Don’t Make These Costly Mistakes with Your Health Savings Account
Editor’s note: Do you have a Health Savings Account? If so, we have a few tips when it comes to your HSA contributions, rules for using the account and health savings account taxes.
What Are Health Savings Accounts?
Health Savings Accounts (HSAs) are a great way to help ease the pain of costly medical bills that are not covered by insurance. These accounts are available to people with high deductible health plans (HDHPs) and can be used to fund unreimbursed medical expenses with tax-deductible savings.
The Top HSA Tax Tips – What Should You Avoid?
While HSAs are a very valuable benefit, sometimes they can be confusing. Ultimately, taxpayers may miss out on thousands of dollars of tax deductions. Here are some HSA tax tips, including what to avoid:
- Forgetting that HSA contributions can be made until the tax deadline of the following year. One of the great things about HSAs is that contributions can be made retroactively for the previous tax year before the federal tax deadline. So those who were unaware of HSAs can still claim the tax benefit for the previous tax year by setting up an account and making a contribution, so long as they held a high deductible health plan. Then, HSA participants may use HSA funds to pay directly for or reimburse themselves for qualified medical expenses.
- HSA contributions can be rolled over. An HSA started through a former employer can still be used to pay for eligible medical expenses. It can also be rolled over into your current employer’s HSA (or any financial institution that services HSAs). However, you cannot combine HSAs with two different owners, so if you and your spouse each have a separate account, they can’t be combined.
- Not considering HSA retroactive reimbursement. Many people wonder, “Can you contribute to an HSA for prior years?” No. HSA funds can also be used for reimbursable medical expenses incurred in the current and subsequent years. This means that someone who has incurred a large medical bill can essentially make two years’ worth of contributions to their HSA to pay for it, if they do so in time. In addition, those planning a medical procedure in the future that is not reimbursable can double their maximum HSA contribution before the tax deadline by applying it to two tax years. The HSA must have been started before the expense incurred, but the funds don’t need to be contributed ahead of time.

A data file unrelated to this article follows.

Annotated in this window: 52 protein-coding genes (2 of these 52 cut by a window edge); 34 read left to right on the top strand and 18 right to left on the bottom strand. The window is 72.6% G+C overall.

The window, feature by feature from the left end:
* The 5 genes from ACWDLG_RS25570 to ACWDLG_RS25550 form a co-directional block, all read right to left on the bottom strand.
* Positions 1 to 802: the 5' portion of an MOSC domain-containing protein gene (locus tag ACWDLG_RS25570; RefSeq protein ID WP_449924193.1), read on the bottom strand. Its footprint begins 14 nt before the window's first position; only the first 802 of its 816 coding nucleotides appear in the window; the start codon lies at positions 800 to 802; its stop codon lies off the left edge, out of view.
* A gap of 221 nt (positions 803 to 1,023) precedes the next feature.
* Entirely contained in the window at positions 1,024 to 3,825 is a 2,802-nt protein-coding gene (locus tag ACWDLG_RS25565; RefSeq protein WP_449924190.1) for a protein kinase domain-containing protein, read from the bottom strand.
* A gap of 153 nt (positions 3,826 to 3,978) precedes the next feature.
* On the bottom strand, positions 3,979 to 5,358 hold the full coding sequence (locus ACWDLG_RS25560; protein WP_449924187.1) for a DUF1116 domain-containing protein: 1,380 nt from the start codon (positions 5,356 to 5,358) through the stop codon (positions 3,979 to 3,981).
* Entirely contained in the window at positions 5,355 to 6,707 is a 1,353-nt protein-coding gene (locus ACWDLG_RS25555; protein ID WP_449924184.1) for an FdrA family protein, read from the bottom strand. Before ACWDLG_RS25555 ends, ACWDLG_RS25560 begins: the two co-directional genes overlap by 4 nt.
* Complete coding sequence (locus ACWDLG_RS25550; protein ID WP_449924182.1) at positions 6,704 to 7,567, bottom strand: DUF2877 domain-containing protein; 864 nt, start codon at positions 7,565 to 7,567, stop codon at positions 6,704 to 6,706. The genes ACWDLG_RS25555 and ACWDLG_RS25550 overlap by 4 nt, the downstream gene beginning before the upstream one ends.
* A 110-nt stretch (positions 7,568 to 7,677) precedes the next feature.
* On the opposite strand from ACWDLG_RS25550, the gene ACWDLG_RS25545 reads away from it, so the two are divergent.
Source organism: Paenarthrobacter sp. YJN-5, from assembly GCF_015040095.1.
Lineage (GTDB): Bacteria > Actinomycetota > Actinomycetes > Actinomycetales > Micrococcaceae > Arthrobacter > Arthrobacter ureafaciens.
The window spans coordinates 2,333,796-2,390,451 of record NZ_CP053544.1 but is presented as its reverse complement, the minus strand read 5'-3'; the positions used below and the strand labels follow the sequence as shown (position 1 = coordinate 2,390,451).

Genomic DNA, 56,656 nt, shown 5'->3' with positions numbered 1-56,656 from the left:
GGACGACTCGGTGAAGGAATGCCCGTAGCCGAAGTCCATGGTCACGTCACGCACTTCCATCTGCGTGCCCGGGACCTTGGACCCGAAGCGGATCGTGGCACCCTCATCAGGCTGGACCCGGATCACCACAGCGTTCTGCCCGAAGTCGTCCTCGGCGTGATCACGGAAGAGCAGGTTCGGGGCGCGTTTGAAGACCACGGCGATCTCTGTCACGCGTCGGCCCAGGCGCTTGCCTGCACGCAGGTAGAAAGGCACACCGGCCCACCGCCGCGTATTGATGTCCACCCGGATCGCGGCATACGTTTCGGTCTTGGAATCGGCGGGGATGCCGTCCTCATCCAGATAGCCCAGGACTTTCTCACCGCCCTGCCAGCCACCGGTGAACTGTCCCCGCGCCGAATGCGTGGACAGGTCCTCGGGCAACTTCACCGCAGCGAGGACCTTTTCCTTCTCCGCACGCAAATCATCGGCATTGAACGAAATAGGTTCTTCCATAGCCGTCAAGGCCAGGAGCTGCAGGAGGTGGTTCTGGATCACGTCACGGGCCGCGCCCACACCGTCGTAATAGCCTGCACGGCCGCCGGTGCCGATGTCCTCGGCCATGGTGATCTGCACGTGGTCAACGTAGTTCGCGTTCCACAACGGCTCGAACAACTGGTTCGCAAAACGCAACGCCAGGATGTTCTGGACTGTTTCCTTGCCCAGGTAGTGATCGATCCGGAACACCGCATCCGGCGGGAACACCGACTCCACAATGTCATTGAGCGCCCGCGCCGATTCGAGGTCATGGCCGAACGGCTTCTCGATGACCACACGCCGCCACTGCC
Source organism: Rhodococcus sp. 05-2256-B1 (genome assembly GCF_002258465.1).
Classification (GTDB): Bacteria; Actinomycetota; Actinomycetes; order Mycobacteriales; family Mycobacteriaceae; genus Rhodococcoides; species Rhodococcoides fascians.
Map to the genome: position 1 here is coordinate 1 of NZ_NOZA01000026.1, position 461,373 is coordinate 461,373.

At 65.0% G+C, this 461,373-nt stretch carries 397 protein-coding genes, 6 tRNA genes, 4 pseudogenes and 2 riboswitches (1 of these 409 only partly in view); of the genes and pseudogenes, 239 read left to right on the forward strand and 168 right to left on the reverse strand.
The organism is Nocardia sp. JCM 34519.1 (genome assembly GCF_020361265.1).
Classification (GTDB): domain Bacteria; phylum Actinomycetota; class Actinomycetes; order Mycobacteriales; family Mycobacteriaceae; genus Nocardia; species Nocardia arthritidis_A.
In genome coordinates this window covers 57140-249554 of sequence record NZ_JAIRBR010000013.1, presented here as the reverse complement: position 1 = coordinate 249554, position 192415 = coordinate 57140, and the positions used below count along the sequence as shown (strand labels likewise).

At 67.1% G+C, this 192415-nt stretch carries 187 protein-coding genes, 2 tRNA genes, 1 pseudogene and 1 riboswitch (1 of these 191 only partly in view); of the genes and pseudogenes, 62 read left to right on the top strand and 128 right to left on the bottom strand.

- Making ineligible purchases with your HSA card. Non-medical withdrawals from an HSA account must be reported to the IRS and are subject to tax and a 20% penalty. So, don’t ever use these funds for anything other than qualified healthcare purchases. (Sorry, no beach vacation is in the cards.)
- Confusing HSAs with employer-sponsored FSAs. When people are used to using their employer’s Flexible Spending Account (FSA), they might assume that their HSA works the same way. HSA plans allow the full account balance to be carried over to the next year, unlike an FSA where contributions largely work on a “use it or lose it” system.
- If you overcontribute to the HSA. If the amount you contribute to your HSA exceeds your contribution limit, the remedy is this… You should remove the excess HSA contributions plus earnings before the tax return due date (including extensions).
Avoid Classic Health Savings Account Mistakes
By not getting tripped up by HSA tax reporting and structure, you and your family can use this valuable benefit to significantly reduce the cost of your medical expenses.
Get up to speed on the HSA tax tips listed above, and you should be set!
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